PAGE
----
What is the Mediation Process?
As compared with other forms of dispute resolution, the mediation process can have an informal, improvisational feel. But mediation often leads to resolution.
Worldwide, mediation has become a common means of resolving conflict, ranging from divorce to workplace disputes to broken contracts. That’s in part because of what happens in the mediation process: an impartial third party works to try to help disputants find common ground and end their impasse.
In the type of voluntary mediation process that’s common in the business world, the two sides choose their mediator jointly, they have ultimate responsibility for reaching a mutually beneficial agreement, and they may walk away from the process at any time.
The mediation process typically begins with an outline of the session and goals, ground rules, and an opportunity for each side to prevent its view of the dispute without interruption.
Because disputing sides often have difficulty listening to each other, mediators act like translators, repeating back what they have heard and asking for clarification when necessary. If parties reach an impasse, mediators diagnose the obstacles that lie in their path and work to get the discussion back on track.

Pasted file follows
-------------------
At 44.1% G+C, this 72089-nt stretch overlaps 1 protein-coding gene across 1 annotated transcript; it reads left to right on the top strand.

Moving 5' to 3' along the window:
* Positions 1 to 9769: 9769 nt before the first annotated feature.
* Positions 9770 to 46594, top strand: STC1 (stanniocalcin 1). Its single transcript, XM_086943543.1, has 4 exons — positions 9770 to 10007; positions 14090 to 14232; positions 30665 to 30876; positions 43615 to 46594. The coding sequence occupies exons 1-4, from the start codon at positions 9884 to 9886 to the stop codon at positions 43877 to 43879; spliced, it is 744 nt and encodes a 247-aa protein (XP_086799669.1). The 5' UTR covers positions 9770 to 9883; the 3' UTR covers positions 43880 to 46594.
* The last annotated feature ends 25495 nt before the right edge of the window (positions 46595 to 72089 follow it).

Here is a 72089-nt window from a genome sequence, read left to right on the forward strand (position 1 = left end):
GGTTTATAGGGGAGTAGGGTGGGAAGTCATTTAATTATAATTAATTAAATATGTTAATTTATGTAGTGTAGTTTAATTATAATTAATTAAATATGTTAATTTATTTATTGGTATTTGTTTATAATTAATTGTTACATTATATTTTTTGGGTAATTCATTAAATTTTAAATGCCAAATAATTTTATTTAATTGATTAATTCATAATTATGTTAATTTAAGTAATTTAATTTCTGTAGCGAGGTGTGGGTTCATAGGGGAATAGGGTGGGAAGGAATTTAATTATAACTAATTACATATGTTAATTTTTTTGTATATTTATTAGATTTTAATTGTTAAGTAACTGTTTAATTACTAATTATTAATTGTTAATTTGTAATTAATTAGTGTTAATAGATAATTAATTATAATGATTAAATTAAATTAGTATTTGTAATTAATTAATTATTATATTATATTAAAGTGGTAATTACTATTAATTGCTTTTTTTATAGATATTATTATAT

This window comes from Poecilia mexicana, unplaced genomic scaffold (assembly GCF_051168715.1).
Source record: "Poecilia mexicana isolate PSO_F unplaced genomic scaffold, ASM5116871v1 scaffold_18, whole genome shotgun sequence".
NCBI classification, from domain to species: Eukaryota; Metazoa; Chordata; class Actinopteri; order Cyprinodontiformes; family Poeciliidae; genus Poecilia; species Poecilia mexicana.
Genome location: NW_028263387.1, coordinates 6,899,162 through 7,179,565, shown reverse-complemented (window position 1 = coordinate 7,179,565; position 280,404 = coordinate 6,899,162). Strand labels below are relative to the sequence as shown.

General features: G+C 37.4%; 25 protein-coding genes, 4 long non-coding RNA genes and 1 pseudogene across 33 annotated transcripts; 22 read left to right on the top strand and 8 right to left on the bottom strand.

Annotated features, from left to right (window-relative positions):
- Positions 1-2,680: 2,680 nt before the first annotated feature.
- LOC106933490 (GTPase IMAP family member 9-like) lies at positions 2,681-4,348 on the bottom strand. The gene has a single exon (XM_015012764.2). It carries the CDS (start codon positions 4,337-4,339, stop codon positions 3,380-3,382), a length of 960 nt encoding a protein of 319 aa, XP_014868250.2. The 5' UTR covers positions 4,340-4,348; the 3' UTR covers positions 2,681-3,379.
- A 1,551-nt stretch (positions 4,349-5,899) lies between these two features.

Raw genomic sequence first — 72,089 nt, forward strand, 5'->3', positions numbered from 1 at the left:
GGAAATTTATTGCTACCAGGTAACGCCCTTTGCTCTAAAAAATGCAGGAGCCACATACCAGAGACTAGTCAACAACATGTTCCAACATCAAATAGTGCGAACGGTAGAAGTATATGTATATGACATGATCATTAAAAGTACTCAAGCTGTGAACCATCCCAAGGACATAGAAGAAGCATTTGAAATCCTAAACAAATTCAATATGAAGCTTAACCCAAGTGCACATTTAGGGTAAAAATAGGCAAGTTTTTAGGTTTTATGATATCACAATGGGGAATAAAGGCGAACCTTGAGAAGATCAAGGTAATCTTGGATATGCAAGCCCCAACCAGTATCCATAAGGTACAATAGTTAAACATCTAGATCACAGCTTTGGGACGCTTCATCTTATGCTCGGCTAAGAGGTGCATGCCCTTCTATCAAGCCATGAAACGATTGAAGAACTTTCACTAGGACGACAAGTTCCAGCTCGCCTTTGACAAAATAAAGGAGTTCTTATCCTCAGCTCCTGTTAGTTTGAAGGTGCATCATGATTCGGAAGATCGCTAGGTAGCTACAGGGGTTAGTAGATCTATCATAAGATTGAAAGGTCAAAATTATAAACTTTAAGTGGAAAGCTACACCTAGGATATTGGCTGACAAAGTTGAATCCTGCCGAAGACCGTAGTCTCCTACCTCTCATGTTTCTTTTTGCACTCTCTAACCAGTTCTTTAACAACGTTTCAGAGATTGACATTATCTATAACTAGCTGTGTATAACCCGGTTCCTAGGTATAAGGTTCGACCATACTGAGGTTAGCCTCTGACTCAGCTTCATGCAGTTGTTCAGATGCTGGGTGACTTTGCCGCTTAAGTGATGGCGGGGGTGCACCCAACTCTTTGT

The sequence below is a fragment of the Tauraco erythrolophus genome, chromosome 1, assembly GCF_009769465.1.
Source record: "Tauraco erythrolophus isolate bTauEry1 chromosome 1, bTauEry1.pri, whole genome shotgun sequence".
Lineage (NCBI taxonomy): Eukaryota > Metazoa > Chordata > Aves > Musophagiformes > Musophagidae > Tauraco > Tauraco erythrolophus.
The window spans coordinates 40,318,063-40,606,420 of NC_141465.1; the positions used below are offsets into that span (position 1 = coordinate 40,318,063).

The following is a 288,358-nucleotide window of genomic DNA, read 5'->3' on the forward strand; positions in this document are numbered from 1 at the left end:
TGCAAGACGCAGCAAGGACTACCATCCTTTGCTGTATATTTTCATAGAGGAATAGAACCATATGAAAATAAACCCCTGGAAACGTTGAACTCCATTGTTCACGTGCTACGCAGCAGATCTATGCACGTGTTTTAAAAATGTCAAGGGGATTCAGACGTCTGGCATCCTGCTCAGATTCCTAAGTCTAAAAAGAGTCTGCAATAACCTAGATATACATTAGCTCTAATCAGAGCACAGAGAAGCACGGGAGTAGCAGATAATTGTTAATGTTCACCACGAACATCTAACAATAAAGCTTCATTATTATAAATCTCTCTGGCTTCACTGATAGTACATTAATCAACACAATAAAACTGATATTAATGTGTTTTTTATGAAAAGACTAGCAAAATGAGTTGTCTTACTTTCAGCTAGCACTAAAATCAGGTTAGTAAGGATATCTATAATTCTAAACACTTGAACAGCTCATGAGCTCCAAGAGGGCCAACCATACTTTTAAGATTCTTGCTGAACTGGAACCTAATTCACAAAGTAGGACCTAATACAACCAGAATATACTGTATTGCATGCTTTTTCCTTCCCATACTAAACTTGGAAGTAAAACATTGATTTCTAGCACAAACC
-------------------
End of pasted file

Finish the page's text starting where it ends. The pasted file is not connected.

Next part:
Depending on the complexity and importance of the matters in dispute, the mediation process can take several hours, days, months, or even longer to reach an agreement. Sometimes the resolution is truly “win-win.” At other times, one side is thrilled with the deal, and the other considers it barely acceptable.
Keep in mind that your interests and those of the mediator may not be identical. The mediator’s sole interest is to help the parties achieve a settlement. This is also your interest, of course—but only if the settlement is preferable to your no-settlement alternatives.
To learn more about the mediation process, download your complimentary copy of Mediation Secrets for Better Business Negotiations: Top Techniques from Mediation Training Experts.
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